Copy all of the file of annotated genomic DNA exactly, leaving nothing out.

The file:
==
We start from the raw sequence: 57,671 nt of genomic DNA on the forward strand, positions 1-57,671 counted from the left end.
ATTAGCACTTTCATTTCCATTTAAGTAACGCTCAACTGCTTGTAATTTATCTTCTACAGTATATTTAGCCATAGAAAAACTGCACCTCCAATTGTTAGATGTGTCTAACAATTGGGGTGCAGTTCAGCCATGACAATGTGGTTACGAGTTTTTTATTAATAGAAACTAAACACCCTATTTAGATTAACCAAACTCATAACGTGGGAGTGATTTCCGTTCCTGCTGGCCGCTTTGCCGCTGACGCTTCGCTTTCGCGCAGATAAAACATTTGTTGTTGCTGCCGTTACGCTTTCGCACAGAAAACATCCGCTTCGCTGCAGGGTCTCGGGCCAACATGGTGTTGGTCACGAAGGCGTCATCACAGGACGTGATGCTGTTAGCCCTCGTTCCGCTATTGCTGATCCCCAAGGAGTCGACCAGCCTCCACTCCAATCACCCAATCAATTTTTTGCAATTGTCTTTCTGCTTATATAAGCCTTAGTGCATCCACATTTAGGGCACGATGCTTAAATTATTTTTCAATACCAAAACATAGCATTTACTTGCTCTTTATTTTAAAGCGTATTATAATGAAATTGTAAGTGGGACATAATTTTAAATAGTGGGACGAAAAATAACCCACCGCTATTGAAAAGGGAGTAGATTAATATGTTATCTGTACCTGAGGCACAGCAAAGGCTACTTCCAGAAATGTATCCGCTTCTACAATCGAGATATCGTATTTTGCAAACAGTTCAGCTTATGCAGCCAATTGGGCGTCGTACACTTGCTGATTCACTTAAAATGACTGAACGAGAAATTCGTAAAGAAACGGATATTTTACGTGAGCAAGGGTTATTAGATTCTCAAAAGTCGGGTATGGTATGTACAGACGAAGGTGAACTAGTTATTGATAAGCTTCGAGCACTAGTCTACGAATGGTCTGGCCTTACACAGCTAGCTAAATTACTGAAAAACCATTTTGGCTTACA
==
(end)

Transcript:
We start from the raw sequence: 57,671 nt of genomic DNA on the forward strand, positions 1-57,671 counted from the left end.
ATTAGCACTTTCATTTCCATTTAAGTAACGCTCAACTGCTTGTAATTTATCTTCTACAGTATATTTAGCCATAGAAAAACTGCACCTCCAATTGTTAGATGTGTCTAACAATTGGGGTGCAGTTCAGCCATGACAATGTGGTTACGAGTTTTTTATTAATAGAAACTAAACACCCTATTTAGATTAACCAAACTCATAACGTGGGAGTGATTTCCGTTCCTGCTGGCCGCTTTGCCGCTGACGCTTCGCTTTCGCGCAGATAAAACATTTGTTGTTGCTGCCGTTACGCTTTCGCACAGAAAACATCCGCTTCGCTGCAGGGTCTCGGGCCAACATGGTGTTGGTCACGAAGGCGTCATCACAGGACGTGATGCTGTTAGCCCTCGTTCCGCTATTGCTGATCCCCAAGGAGTCGACCAGCCTCCACTCCAATCACCCAATCAATTTTTTGCAATTGTCTTTCTGCTTATATAAGCCTTAGTGCATCCACATTTAGGGCACGATGCTTAAATTATTTTTCAATACCAAAACATAGCATTTACTTGCTCTTTATTTTAAAGCGTATTATAATGAAATTGTAAGTGGGACATAATTTTAAATAGTGGGACGAAAAATAACCCACCGCTATTGAAAAGGGAGTAGATTAATATGTTATCTGTACCTGAGGCACAGCAAAGGCTACTTCCAGAAATGTATCCGCTTCTACAATCGAGATATCGTATTTTGCAAACAGTTCAGCTTATGCAGCCAATTGGGCGTCGTACACTTGCTGATTCACTTAAAATGACTGAACGAGAAATTCGTAAAGAAACGGATATTTTACGTGAGCAAGGGTTATTAGATTCTCAAAAGTCGGGTATGGTATGTACAGACGAAGGTGAACTAGTTATTGATAAGCTTCGAGCACTAGTCTACGAATGGTCTGGCCTTACACAGCTAGCTAAATTACTGAAAAACCATTTTGGCTTACA